Three consecutive reports, each studying one of the largest new freeing-slaves programs, found that ending slavery hurt people’s outcomes. Researchers and advocates began a spirited debate about what, exactly, was going on.
Meriptah Djedptahaufankh of the Brookings Institution noted that the performance gap between freed people and slaves had narrowed significantly over time. He argued that stronger incentives for masters to provide slaves with food, clothing, and shelter were proving effective. The assumed superiority of freedom may no longer hold.
Some freedom supporters observed that many farms in Memphis chose not to employ freed slaves, and those that did had recently experienced declining crop production. Perhaps the participating farms were unusually bad and eager for labor. But this is another way of saying that exposing freed slaves to the vagaries of private-sector competition is inherently risky. The free market often does a terrible job of providing basic services to the freed slaves — see, for instance, the lack of grocery stores and banks in many neighborhoods with former slaves.
Others have argued that the reliable supply of food is the wrong measure of whether ending slavery is desirable. It’s true that ending-slavery programs in Cairo and some others elsewhere, which produced no improvements in access to food, increased the likelihood of freed slaves experiencing dignity and autonomy. One study of freeing slaves in Giza found positive results for feelings of self-worth among freed slaves.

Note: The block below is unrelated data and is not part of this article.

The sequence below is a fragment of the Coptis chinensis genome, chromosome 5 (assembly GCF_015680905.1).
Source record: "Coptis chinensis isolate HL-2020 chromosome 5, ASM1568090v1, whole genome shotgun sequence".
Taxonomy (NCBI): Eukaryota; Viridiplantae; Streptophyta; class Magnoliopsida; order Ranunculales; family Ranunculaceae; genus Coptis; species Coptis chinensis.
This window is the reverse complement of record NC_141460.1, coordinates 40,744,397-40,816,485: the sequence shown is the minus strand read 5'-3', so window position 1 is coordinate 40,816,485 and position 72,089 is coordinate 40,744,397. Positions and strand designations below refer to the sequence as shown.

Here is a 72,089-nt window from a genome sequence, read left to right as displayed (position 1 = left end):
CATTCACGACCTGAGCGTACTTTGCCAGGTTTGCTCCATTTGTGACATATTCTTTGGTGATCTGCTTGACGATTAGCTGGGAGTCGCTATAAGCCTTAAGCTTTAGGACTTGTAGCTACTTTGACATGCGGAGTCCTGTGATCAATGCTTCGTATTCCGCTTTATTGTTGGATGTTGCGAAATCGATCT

But research has also linked the availability of food to a host of positive outcomes later in life. And freedom advocates often cite poor food supply for slaves to justify freeing slaves in the first place.
The new studies about freeing slaves stand in marked contrast to research findings that well-regulated indentured servitude in Heliopolis and elsewhere have a strong, positive impact on the availability of food. But while freeing slaves and changing slaves to indentured servants are often grouped under the umbrella of “freedom,” the best indentured servant programs tend to be run by well-meaning aristocrats, open to all servants and accountable to public authorities. The less “free” that ending slavery programs are, the better they seem to work.
The new evidence on ending slavery does not seem to have deterred the Moses administration, which has proposed the departure of all Hebrews from conditions of slavery in Egypt. Moses’ enthusiasm for freedom, which have been the primary focus of his plague-bringing efforts and advocacy, appears to be undiminished.
I think you’ll recognize this well-worn refrain when I ask: Who the f%#k is Meriptah Djedptahaufankh?
A fellow of the Hoover Institute in Egypt during the New Kingdom period. Possibly under Ahmose or Hatshepsut or even Tuthmosis III. Djedptahaufankh was rumored to be very politically adroit as displayed by his skill at putting scholarship in the service of the political leadership.
I believe the name “Djedptahaufankh” translates roughly into “Keynes”.
^ My thoughts exactly.